In order to promote Turkey in the international health tourism, the Economic Ministry has prepared a “Health Services Export Strategy and Draft Action Plan.” According to the draft, Turkish hospitals will be enabled to join sectoral trade and purchase delegations abroad in order to ensure that Turkey has a larger share of the global health tourism pie. Necessary initiatives will be made so that treatments in Turkey can be covered by foreign insurance companies.
The greatest number of international patients in the world is admitted by India, Thailand and the U.S. Countries like Turkey and Singapore are expected to come forward in this area over the next five years. Cosmetic and plastic surgery, dental treatments, oncology and organ transplantation services are expected to be the areas of rapid development in health tourism.
Health tourists prefer countries where they can have technology and quality at affordable prices, and they pay attention to whether hospitals are accredited by the Joint Commission International (JCI) supervisory body. Turkey ranks sixth in the JCI accreditation ranking with its 48 health care providers.
Contrary to popular belief, foreign patients come to Turkey not only for hair transplant services or simple aesthetic surgeries, but also for more serious treatments. Patients receive services in fields such as radiotherapy, laser eye surgery, dental treatments, assisted-reproduction treatment, cardiovascular diseases, and organ transplants as well as in the main branches such as internal diseases and gynecology.
The strategy is aimed at boosting Turkey’s service quality and competitive power in the areas of medical and thermal tourism as well as tourism for the elderly and disabled. To this end, the number of medical institutions, departments and doctors with international accreditation will be increased.
Joint projects will be undertaken by relevant parties for the establishment of elderly care villages and cure centers. A study will be carried out on the establishment of facilities that can provide healthy life and elderly care services and rehabilitation after operations within coastal hospitals. These facilities will also have operational units for health tourism.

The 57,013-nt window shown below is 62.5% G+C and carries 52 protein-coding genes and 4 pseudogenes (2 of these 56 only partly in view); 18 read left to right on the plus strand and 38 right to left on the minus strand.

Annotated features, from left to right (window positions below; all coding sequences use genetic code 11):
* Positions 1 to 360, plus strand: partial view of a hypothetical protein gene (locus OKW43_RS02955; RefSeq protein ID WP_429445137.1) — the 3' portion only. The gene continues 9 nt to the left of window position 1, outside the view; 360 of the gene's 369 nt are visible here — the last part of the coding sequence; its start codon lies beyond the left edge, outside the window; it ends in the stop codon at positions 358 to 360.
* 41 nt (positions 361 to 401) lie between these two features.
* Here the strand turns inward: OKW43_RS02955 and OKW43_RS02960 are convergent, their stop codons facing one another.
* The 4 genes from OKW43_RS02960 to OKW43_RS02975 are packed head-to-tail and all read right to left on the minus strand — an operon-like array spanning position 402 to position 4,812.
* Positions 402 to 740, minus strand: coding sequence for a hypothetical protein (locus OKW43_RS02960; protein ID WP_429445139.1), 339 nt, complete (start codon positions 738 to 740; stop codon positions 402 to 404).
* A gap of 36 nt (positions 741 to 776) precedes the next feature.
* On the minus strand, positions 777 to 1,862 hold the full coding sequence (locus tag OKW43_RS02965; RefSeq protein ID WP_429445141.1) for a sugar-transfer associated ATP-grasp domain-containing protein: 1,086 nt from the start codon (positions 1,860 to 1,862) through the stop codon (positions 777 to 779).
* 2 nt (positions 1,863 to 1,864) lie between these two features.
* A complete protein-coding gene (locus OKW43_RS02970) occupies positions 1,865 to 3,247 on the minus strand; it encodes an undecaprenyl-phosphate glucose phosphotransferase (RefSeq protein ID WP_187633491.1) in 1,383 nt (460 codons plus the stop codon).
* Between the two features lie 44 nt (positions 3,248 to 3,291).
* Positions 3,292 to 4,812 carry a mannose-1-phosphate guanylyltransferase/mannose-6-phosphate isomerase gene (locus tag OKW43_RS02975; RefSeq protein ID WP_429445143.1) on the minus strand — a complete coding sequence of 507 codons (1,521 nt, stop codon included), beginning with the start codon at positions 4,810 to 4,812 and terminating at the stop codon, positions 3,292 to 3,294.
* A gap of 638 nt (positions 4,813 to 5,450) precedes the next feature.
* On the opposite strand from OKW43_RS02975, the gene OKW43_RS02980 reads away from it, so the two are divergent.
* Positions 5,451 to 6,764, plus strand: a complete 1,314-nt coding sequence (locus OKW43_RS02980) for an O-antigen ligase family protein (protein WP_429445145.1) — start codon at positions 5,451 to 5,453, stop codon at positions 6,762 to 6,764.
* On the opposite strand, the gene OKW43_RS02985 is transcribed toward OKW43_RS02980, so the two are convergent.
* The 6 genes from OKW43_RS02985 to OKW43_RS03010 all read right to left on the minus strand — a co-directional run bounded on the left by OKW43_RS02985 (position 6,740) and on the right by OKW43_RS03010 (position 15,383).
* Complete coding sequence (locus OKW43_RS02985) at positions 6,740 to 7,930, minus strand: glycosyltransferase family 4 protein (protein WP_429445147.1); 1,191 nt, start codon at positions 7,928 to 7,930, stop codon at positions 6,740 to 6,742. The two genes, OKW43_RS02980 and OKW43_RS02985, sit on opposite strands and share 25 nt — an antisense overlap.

The establishment of a mechanism for the accommodation of patients and their relatives is also aimed for, where there is the ability to provide transfer and transportation facilities. Patient consultation points will be set up in airports where foreign patients will be welcomed.
Moreover, an independent portal and call center will be established to serve in foreign languages in order to measure patient satisfaction.
According to the draft plan, a “health visa” enactment for international patients and their relatives will be facilitated. Patients and their relatives will be given a “residence permit” due to diseases requiring long-term treatment. The necessary legal framework and conditions will be determined through the coordination of the Ministry of Interior.
A “Health Promotion Group” will be established to promote Turkey in this area, and promotional activities will be carried out under state control. Slogans, brands and images appealing to target countries will be created in order to introduce Turkey’s expertise and technology in the health sector.
In this context, branches in which Turkey and Turkish doctors are strong will be introduced on an international level.
In recent years, Turkey has seen considerable growth in health care tourism, which resulted in a record number of visitors from January to November. In the first eleven months of this year, health care tourism broke records with 751,000 tourists arriving in Turkey for treatment, according to the data obtained from the Turkish Healthcare Travel Council (THTC).
The sector hopes to serve 760,000 visitors by the end of the year. Health care tourism revenues are also expected to exceed TL 7 billion ($1.8 billion).
The number of health care travelers to Turkey reached 746,000 in 2015 with a revenue of TL 5.2 billion. But the number of health care tourists dropped to around 730,000 in 2016 due to terror attacks and the July 15, 2016, coup attempt.
In light of the 2017 data, THTC Founding Chair Emin Cakmak previously highlighted that Turkish health care tourism exceeded the 2015 figures.
“At the beginning of the year, we had a target to serve 750,000 tourists in health care tourism, which we have exceeded,” Cakmak said, mentioning a target of 760,000 tourists with a total revenue of more than TL 7 billion. As for 2018, the THTC chair said the sector aims to provide services for 800,000 health care travelers and generate TL 7.5 billion in revenue.
Source: Daily Sabah